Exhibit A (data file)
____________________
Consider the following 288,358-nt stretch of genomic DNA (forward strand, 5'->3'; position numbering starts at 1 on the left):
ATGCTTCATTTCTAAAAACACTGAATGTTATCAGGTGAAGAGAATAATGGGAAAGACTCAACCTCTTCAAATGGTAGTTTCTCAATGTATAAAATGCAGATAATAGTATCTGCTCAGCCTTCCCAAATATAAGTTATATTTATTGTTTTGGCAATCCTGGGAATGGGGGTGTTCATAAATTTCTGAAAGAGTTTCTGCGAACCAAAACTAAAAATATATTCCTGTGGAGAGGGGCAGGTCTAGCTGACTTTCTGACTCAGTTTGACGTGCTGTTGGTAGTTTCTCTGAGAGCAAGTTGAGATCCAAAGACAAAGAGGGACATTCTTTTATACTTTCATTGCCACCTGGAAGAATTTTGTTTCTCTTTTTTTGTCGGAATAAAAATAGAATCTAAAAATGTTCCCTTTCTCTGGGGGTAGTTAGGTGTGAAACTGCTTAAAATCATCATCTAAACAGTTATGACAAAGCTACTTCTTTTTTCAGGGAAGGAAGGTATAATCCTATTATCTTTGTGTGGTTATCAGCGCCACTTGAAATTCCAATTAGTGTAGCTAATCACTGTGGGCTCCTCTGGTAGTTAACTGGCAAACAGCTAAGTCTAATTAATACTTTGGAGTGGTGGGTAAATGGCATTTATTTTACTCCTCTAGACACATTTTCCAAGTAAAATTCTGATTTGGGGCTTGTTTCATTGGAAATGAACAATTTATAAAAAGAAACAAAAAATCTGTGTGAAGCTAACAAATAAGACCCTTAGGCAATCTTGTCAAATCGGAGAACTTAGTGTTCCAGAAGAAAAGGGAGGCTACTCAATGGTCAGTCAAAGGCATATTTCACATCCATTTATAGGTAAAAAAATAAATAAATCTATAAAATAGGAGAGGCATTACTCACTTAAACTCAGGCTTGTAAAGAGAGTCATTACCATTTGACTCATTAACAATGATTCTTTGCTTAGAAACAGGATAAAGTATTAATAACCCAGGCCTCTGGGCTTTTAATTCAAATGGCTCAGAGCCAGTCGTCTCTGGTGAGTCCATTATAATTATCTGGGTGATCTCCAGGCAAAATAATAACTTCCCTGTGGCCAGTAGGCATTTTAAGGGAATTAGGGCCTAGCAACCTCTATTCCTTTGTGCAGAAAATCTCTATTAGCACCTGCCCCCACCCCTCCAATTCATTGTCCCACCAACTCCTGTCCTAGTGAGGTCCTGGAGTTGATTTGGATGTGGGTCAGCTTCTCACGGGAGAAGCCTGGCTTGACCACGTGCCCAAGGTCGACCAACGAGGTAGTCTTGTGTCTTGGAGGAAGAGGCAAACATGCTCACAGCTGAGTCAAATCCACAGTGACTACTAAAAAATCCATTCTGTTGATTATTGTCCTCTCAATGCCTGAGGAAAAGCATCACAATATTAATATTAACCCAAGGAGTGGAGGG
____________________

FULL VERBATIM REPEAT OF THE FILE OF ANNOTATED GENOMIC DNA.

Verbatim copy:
Consider the following 288,358-nt stretch of genomic DNA (forward strand, 5'->3'; position numbering starts at 1 on the left):
ATGCTTCATTTCTAAAAACACTGAATGTTATCAGGTGAAGAGAATAATGGGAAAGACTCAACCTCTTCAAATGGTAGTTTCTCAATGTATAAAATGCAGATAATAGTATCTGCTCAGCCTTCCCAAATATAAGTTATATTTATTGTTTTGGCAATCCTGGGAATGGGGGTGTTCATAAATTTCTGAAAGAGTTTCTGCGAACCAAAACTAAAAATATATTCCTGTGGAGAGGGGCAGGTCTAGCTGACTTTCTGACTCAGTTTGACGTGCTGTTGGTAGTTTCTCTGAGAGCAAGTTGAGATCCAAAGACAAAGAGGGACATTCTTTTATACTTTCATTGCCACCTGGAAGAATTTTGTTTCTCTTTTTTTGTCGGAATAAAAATAGAATCTAAAAATGTTCCCTTTCTCTGGGGGTAGTTAGGTGTGAAACTGCTTAAAATCATCATCTAAACAGTTATGACAAAGCTACTTCTTTTTTCAGGGAAGGAAGGTATAATCCTATTATCTTTGTGTGGTTATCAGCGCCACTTGAAATTCCAATTAGTGTAGCTAATCACTGTGGGCTCCTCTGGTAGTTAACTGGCAAACAGCTAAGTCTAATTAATACTTTGGAGTGGTGGGTAAATGGCATTTATTTTACTCCTCTAGACACATTTTCCAAGTAAAATTCTGATTTGGGGCTTGTTTCATTGGAAATGAACAATTTATAAAAAGAAACAAAAAATCTGTGTGAAGCTAACAAATAAGACCCTTAGGCAATCTTGTCAAATCGGAGAACTTAGTGTTCCAGAAGAAAAGGGAGGCTACTCAATGGTCAGTCAAAGGCATATTTCACATCCATTTATAGGTAAAAAAATAAATAAATCTATAAAATAGGAGAGGCATTACTCACTTAAACTCAGGCTTGTAAAGAGAGTCATTACCATTTGACTCATTAACAATGATTCTTTGCTTAGAAACAGGATAAAGTATTAATAACCCAGGCCTCTGGGCTTTTAATTCAAATGGCTCAGAGCCAGTCGTCTCTGGTGAGTCCATTATAATTATCTGGGTGATCTCCAGGCAAAATAATAACTTCCCTGTGGCCAGTAGGCATTTTAAGGGAATTAGGGCCTAGCAACCTCTATTCCTTTGTGCAGAAAATCTCTATTAGCACCTGCCCCCACCCCTCCAATTCATTGTCCCACCAACTCCTGTCCTAGTGAGGTCCTGGAGTTGATTTGGATGTGGGTCAGCTTCTCACGGGAGAAGCCTGGCTTGACCACGTGCCCAAGGTCGACCAACGAGGTAGTCTTGTGTCTTGGAGGAAGAGGCAAACATGCTCACAGCTGAGTCAAATCCACAGTGACTACTAAAAAATCCATTCTGTTGATTATTGTCCTCTCAATGCCTGAGGAAAAGCATCACAATATTAATATTAACCCAAGGAGTGGAGGG